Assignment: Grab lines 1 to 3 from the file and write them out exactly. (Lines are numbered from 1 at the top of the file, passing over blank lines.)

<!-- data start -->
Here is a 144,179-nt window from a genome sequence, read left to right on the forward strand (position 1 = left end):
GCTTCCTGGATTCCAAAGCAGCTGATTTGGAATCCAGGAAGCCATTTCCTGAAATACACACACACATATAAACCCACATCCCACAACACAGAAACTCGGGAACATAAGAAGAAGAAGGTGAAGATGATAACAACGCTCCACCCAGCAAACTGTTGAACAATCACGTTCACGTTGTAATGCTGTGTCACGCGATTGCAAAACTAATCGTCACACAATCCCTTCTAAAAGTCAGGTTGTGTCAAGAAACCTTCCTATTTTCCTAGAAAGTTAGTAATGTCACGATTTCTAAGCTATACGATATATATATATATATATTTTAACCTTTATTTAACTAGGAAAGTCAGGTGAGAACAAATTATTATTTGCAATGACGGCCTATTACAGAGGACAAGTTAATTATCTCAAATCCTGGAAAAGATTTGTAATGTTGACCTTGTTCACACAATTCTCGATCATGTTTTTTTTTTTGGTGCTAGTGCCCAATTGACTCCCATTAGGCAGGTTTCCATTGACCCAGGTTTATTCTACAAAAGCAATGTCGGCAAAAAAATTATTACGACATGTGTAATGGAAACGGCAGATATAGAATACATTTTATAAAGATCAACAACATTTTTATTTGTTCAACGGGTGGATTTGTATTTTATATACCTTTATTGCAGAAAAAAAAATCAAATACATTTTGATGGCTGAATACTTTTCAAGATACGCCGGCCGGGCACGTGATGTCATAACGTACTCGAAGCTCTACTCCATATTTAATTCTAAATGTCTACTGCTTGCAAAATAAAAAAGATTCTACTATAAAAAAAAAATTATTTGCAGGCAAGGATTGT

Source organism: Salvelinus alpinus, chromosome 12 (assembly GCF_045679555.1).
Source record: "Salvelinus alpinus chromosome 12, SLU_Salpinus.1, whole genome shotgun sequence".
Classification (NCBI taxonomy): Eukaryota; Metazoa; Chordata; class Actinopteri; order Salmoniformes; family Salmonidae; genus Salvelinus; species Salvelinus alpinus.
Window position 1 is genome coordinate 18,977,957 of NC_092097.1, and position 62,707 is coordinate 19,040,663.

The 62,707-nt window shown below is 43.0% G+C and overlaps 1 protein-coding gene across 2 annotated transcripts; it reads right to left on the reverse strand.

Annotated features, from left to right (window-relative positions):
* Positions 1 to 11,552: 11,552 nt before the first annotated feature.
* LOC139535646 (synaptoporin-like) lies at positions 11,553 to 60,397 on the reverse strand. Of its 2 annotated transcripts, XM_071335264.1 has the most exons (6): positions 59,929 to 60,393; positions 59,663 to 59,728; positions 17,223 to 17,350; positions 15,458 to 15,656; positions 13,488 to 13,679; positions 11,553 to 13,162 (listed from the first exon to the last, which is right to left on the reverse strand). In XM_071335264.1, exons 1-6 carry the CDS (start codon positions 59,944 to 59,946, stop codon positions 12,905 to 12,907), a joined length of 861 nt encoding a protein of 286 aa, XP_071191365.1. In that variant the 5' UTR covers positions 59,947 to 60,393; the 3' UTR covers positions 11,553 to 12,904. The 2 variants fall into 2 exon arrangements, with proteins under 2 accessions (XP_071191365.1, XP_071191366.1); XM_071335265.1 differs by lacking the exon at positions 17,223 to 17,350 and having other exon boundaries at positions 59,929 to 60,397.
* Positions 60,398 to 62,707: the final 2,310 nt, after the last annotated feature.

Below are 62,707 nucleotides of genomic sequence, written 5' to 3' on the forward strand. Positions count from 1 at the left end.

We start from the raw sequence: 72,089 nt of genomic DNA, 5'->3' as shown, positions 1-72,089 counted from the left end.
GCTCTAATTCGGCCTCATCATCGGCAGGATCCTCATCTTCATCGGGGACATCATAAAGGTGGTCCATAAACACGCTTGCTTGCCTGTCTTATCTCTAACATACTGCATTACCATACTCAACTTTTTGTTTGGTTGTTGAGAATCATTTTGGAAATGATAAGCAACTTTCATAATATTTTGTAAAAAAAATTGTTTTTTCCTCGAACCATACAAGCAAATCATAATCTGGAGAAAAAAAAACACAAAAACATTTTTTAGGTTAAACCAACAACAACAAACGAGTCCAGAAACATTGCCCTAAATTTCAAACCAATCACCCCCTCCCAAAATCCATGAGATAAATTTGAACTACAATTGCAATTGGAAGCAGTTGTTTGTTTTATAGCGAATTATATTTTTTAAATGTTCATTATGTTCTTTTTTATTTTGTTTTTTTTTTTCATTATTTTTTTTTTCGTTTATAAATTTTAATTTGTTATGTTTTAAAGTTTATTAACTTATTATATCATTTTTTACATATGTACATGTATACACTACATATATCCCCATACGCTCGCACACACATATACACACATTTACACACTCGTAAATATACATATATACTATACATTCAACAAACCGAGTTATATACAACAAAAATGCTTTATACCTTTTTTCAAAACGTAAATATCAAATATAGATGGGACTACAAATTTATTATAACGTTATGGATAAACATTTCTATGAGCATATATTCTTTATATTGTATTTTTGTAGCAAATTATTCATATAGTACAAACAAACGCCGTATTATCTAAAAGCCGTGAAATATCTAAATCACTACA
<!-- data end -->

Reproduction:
Here is a 144,179-nt window from a genome sequence, read left to right on the forward strand (position 1 = left end):
GCTTCCTGGATTCCAAAGCAGCTGATTTGGAATCCAGGAAGCCATTTCCTGAAATACACACACACATATAAACCCACATCCCACAACACAGAAACTCGGGAACATAAGAAGAAGAAGGTGAAGATGATAACAACGCTCCACCCAGCAAACTGTTGAACAATCACGTTCACGTTGTAATGCTGTGTCACGCGATTGCAAAACTAATCGTCACACAATCCCTTCTAAAAGTCAGGTTGTGTCAAGAAACCTTCCTATTTTCCTAGAAAGTTAGTAATGTCACGATTTCTAAGCTATACGATATATATATATATATATTTTAACCTTTATTTAACTAGGAAAGTCAGGTGAGAACAAATTATTATTTGCAATGACGGCCTATTACAGAGGACAAGTTAATTATCTCAAATCCTGGAAAAGATTTGTAATGTTGACCTTGTTCACACAATTCTCGATCATGTTTTTTTTTTTGGTGCTAGTGCCCAATTGACTCCCATTAGGCAGGTTTCCATTGACCCAGGTTTATTCTACAAAAGCAATGTCGGCAAAAAAATTATTACGACATGTGTAATGGAAACGGCAGATATAGAATACATTTTATAAAGATCAACAACATTTTTATTTGTTCAACGGGTGGATTTGTATTTTATATACCTTTATTGCAGAAAAAAAAATCAAATACATTTTGATGGCTGAATACTTTTCAAGATACGCCGGCCGGGCACGTGATGTCATAACGTACTCGAAGCTCTACTCCATATTTAATTCTAAATGTCTACTGCTTGCAAAATAAAAAAGATTCTACTATAAAAAAAAAATTATTTGCAGGCAAGGATTGT

Source organism: Salvelinus alpinus, chromosome 12 (assembly GCF_045679555.1).